It’s easier than ever for us to hear people who have long been marginalized. From vlogs to podcasts to YouTube and the rest, the proliferation of expressive avenues has revealed a tremendous demand to hear personal stories from once-stifled voices. “The rise of shows like The Moth shows that storytelling is becoming super-trendy,” says Bag & Baggage Productions’ artistic director Scott Palmer. “Whether on a podcast or a TED Talk, there’s a movement featuring the singular voice of the storyteller.”
As solo storytelling has spread, theater has followed. Theater artists like Anna Deavere Smith and others have used solo storytelling to widen the lens to include stories of America’s diverse cultures and experiences. “We’ve been noting over last few years an increased awareness and interest in solo performers across the country,” Palmer says, “especially when those pieces are tied directly into issues of equity and social justice.” For example, “there are significant implications of the #metoo movement — people listening to and respecting individual stories. They’re a touchstone of how we move through the world.”
Result: while in the past, inexpensive-to-produce storytelling was sometimes dismissed as “poor man’s theater” more suited to fringe festivals than mainstream venues, Palmer says, “the values of artistic excellence, commitment, and preparation have risen, and those barriers between theater and storytelling are coming down.”
That’s why, when the company moved into its intimate new venue The Vault last year, Palmer created Solofest, which he hopes will be an annual showcase for solo performers, especially those telling stories that reflect the company’s values of equity and diversity. Curated by Palmer and B&B associate artistic director Cassie Greer, this year’s debut installment features four different performers telling personal stories in a theatrical setting. Two stories will run each night in night different combinations from Feb. 1-4 at The Vault.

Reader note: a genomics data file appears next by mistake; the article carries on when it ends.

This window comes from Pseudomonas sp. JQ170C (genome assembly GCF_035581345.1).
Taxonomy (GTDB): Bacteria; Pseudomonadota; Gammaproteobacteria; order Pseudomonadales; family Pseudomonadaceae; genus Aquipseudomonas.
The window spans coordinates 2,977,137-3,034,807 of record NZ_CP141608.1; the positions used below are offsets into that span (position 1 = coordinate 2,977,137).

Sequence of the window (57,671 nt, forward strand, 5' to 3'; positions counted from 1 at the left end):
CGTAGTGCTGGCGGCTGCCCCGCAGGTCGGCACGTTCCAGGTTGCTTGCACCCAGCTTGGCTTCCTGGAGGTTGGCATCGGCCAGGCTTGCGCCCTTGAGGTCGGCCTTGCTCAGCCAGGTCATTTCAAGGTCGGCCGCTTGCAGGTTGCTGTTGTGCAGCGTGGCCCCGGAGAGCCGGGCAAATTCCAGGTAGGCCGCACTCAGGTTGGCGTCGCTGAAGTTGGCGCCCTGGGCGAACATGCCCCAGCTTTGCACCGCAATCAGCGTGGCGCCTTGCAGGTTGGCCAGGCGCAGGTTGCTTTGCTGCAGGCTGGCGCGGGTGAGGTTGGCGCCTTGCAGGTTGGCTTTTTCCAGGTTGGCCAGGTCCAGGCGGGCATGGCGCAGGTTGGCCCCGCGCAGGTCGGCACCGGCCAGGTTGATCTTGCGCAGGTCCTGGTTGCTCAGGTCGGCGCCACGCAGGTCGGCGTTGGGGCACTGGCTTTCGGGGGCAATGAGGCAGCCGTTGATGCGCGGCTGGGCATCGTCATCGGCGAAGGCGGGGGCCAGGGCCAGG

The company reached out to area theater artists and institutions, seeking solo pieces that ran less than an hour, preferably involving issues of social justice and equity or involving traditionally excluded voices.
Out of the pool of submissions, Greer and Palmer chose two fully produced pieces developed in the traditional theatrical realm, and two others from performers from the solo storytelling tradition. The performances are arranged in combos that amount to a “full-scale theatrical work and a storytelling after-dinner mint,” Palmer says — and all for an extremely affordable $10.
Damaris Webb’s The Box Marked Black: Tales from a Halfrican American growing up Mulatto explores the Portland-based theater artist’s relationship to her racial identity in a culture that leaves little room for those who may be fall between arbitrary racial categories. “It’s a fascinating exploration of Portland’s own history with racism, and a theater maker’s relationship to what other people think of as black,” Palmer says. “It’s a perfect opportunity for those of us in this community to have a conversation about racial identity.”
True Love And Other Noncommunicable Diseases by Brianna Barrett, voted Portland’s best storyteller the last two years, is a true story about a young woman “who deals with chronic health issues that have direct implications on every part of her life — career, search for a partner, even walking straight,” Palmer says. Her story also raises issues beyond the teller’s own. “What are the implications of our lack of funding for people who deal with chronic health issues?”
Those performances employ theatrical elements including sound and lighting cues, blocking, projections et al. The other two performers “stand forth and tell us a story,” Palmer explains. Award-winning Portland author Rob Katsuno’s American Spirit is about “how commercialism and American culture affected his understanding of how to be a Japanese American,” Palmer explains. “His story’s a really powerful reminder that people come to America from other places and become valuable to society.”
Palmer describes Paul Iarrobino’s MOP Deconstructed as “a pretty straightforward coming of age and coming out story. I love LGBTQ artists who are a little older and non conforming to gay stereotypes. It’s very funny, very approachable to a wide range of audiences.”
Barrett thinks the Vault is an ideal place to share stories like hers. ”This feels like a really perfect venue for my show, which is a very intimate piece. I’m excited to be sharing the stage with a group of performers who are not just incredibly talented but who are also sharing important, thoughtful messages. When a person is willing to bare their soul to a group of strangers, and those strangers are willing to listen, the world changes. Every time. It’s a very special thing to be a part of and I’m excited to see what connections we’ll find together.”